The EPA has revealed that the Chevy Volt will average 37mpg on its range extender engine and 93mpg when in electric mode.
Back in August 2009 we all had a good laugh at the astonishing claim from GM that the range extender Chevy Volt would do 230mpg. We speculated that GM must have based this figure on the Volt using just its plug-in charge and converted the cost of the electricity used to gallons of petrol purchased. But now the real figures are in from the EPA.
The EPA are sensibly issuing a range of figures for plug-ins and hybrids. In the Volt’s case the figure when running on the plug-in electric charge – which the EPA say is just 35 miles – is equivalent of 93mpg (112mpg UK). Once the charge runs out and the 1.4 litre petrol engine kicks in to recharge the batteries the economy drops to 37mpg (44.5mpg UK).
These figures make far more sense than the daft ones GM claimed last year. What they show is that the Volt (and the Opel / Vauxhall Ampera) is a decent compromise if you want a car that can just run around town but still manage a decent trip if you need to.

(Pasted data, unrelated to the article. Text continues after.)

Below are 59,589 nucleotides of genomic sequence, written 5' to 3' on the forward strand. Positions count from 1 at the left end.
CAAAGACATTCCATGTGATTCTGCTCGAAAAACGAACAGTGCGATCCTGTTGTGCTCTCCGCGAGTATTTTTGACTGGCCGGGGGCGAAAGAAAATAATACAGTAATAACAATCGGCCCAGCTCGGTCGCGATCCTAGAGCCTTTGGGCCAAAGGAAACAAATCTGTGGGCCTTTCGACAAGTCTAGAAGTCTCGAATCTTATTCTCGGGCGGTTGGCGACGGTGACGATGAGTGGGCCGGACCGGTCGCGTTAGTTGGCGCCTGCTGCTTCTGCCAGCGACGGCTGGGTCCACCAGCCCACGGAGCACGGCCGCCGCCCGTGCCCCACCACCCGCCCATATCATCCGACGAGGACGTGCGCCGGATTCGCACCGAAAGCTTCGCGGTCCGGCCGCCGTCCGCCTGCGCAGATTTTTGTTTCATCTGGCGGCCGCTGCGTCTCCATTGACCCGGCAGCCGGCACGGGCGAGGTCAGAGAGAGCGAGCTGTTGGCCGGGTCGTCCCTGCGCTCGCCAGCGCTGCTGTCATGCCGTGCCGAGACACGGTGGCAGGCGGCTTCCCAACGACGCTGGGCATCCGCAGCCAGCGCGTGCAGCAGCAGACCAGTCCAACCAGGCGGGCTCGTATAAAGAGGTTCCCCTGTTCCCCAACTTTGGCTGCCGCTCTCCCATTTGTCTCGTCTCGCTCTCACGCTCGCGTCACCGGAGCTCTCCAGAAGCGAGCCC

The shame is that although the plug-in costs are low – although 2.5 times GM’s own claims – they only work for a small distance. But that would be enough for most people using the Volt to commute in the week but still have a car with a proper range.
Even though the range extender is the most sensible hybrid solution, it still falls short compared to a decent turbo-diesel. Only if you use just the plug-in element on a regular basis with very little range-extender use will you benefit. The rage extender engine also only has around 100bhp on tap, so performance once the original charge has gone will probably be quite poor. In fact, it’s possible that the Chevy Volt’s range extender engine may not be able to cope at all.
So much expensive technology to achieve so little.